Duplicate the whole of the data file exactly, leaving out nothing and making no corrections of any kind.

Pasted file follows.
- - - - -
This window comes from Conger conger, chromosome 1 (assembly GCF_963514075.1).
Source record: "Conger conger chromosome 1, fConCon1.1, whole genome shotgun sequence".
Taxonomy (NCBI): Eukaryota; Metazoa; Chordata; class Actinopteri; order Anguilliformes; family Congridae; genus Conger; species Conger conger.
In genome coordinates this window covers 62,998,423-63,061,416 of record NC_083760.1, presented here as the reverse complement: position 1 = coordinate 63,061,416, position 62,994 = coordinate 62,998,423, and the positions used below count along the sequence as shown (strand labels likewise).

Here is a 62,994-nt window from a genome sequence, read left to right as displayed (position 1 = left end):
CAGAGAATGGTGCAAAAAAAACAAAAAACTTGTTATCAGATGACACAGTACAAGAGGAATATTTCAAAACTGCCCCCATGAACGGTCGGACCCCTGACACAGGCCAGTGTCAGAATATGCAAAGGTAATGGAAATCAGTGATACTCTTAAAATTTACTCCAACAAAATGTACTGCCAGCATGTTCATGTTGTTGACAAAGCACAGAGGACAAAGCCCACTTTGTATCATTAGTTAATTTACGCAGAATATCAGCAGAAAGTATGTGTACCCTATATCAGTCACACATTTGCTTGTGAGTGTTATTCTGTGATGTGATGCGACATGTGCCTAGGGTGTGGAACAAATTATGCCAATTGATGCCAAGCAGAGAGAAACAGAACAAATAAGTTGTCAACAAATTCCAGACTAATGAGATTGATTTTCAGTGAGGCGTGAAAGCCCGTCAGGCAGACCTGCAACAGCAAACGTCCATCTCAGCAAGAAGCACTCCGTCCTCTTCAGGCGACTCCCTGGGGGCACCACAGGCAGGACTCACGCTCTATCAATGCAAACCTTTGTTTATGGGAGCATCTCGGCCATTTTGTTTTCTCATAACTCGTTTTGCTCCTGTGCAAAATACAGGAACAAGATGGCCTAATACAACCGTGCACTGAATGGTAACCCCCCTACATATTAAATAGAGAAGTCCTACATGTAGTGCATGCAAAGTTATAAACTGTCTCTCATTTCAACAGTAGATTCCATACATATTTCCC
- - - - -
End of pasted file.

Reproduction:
This window comes from Conger conger, chromosome 1 (assembly GCF_963514075.1).
Source record: "Conger conger chromosome 1, fConCon1.1, whole genome shotgun sequence".
Taxonomy (NCBI): Eukaryota; Metazoa; Chordata; class Actinopteri; order Anguilliformes; family Congridae; genus Conger; species Conger conger.
In genome coordinates this window covers 62,998,423-63,061,416 of record NC_083760.1, presented here as the reverse complement: position 1 = coordinate 63,061,416, position 62,994 = coordinate 62,998,423, and the positions used below count along the sequence as shown (strand labels likewise).

Here is a 62,994-nt window from a genome sequence, read left to right as displayed (position 1 = left end):
CAGAGAATGGTGCAAAAAAAACAAAAAACTTGTTATCAGATGACACAGTACAAGAGGAATATTTCAAAACTGCCCCCATGAACGGTCGGACCCCTGACACAGGCCAGTGTCAGAATATGCAAAGGTAATGGAAATCAGTGATACTCTTAAAATTTACTCCAACAAAATGTACTGCCAGCATGTTCATGTTGTTGACAAAGCACAGAGGACAAAGCCCACTTTGTATCATTAGTTAATTTACGCAGAATATCAGCAGAAAGTATGTGTACCCTATATCAGTCACACATTTGCTTGTGAGTGTTATTCTGTGATGTGATGCGACATGTGCCTAGGGTGTGGAACAAATTATGCCAATTGATGCCAAGCAGAGAGAAACAGAACAAATAAGTTGTCAACAAATTCCAGACTAATGAGATTGATTTTCAGTGAGGCGTGAAAGCCCGTCAGGCAGACCTGCAACAGCAAACGTCCATCTCAGCAAGAAGCACTCCGTCCTCTTCAGGCGACTCCCTGGGGGCACCACAGGCAGGACTCACGCTCTATCAATGCAAACCTTTGTTTATGGGAGCATCTCGGCCATTTTGTTTTCTCATAACTCGTTTTGCTCCTGTGCAAAATACAGGAACAAGATGGCCTAATACAACCGTGCACTGAATGGTAACCCCCCTACATATTAAATAGAGAAGTCCTACATGTAGTGCATGCAAAGTTATAAACTGTCTCTCATTTCAACAGTAGATTCCATACATATTTCCC